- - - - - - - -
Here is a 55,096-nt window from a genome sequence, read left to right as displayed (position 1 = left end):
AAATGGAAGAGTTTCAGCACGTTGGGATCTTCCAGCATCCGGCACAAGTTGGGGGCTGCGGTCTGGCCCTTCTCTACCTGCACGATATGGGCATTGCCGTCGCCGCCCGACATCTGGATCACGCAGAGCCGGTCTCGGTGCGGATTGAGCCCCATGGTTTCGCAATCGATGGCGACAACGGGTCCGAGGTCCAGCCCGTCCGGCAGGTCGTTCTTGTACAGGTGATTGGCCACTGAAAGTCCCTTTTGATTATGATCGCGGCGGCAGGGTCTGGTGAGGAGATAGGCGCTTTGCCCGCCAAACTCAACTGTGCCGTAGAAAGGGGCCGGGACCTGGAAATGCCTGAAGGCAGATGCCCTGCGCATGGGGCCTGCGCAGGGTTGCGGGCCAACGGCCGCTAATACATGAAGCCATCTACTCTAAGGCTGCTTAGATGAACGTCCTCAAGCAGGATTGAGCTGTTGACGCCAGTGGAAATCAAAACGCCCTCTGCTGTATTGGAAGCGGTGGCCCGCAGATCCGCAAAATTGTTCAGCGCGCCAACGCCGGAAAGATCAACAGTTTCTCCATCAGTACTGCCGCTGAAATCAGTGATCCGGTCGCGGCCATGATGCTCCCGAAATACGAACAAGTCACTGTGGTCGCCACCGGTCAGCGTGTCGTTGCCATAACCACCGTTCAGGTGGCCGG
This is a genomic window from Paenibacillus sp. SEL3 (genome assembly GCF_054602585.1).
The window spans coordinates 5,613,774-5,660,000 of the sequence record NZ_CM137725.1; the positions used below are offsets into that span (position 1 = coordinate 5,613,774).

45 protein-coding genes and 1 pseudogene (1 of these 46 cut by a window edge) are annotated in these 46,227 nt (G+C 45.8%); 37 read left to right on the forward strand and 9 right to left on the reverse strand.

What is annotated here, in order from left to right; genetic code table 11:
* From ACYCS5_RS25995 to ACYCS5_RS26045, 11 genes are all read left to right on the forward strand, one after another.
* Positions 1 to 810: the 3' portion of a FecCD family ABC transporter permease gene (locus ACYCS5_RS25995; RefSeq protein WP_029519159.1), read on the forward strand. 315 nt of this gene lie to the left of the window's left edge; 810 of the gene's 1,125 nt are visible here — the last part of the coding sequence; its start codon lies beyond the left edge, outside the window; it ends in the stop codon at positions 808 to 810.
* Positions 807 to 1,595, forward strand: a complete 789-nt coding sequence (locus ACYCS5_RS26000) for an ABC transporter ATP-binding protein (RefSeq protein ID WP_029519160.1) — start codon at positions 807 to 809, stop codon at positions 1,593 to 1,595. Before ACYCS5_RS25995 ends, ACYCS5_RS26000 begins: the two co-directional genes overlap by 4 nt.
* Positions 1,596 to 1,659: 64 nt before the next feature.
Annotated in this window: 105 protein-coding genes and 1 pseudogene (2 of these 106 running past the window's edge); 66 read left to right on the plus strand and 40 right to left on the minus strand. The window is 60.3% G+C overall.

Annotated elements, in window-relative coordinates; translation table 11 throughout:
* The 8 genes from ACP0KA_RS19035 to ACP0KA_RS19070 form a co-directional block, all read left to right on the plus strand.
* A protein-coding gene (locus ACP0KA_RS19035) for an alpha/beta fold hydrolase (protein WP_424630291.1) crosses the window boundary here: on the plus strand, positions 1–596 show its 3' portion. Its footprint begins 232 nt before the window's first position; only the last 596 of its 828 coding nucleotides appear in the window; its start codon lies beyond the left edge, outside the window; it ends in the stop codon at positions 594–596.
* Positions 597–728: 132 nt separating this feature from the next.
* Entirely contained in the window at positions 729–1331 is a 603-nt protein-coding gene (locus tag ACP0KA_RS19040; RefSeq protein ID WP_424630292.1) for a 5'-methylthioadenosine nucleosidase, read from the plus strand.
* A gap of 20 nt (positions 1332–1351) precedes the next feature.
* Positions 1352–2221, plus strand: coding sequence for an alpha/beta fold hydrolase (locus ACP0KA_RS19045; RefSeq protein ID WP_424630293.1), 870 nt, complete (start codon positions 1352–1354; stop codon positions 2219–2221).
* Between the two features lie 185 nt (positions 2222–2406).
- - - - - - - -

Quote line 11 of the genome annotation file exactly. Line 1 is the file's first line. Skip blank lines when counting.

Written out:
Annotated in this window: 105 protein-coding genes and 1 pseudogene (2 of these 106 running past the window's edge); 66 read left to right on the plus strand and 40 right to left on the minus strand. The window is 60.3% G+C overall.